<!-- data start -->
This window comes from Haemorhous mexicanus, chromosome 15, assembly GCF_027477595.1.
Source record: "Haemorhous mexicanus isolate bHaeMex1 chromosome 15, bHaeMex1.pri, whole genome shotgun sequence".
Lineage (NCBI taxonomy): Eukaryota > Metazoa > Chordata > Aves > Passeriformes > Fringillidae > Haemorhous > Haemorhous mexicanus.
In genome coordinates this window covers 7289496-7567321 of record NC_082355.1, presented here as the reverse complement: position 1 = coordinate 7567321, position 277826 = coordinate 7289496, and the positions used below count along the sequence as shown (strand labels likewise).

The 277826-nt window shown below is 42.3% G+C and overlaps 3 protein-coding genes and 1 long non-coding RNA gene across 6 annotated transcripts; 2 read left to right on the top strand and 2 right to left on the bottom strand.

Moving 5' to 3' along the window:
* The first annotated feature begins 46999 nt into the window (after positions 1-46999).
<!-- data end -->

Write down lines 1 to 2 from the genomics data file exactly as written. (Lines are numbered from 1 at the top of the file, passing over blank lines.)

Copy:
This window comes from Haemorhous mexicanus, chromosome 15, assembly GCF_027477595.1.
Source record: "Haemorhous mexicanus isolate bHaeMex1 chromosome 15, bHaeMex1.pri, whole genome shotgun sequence".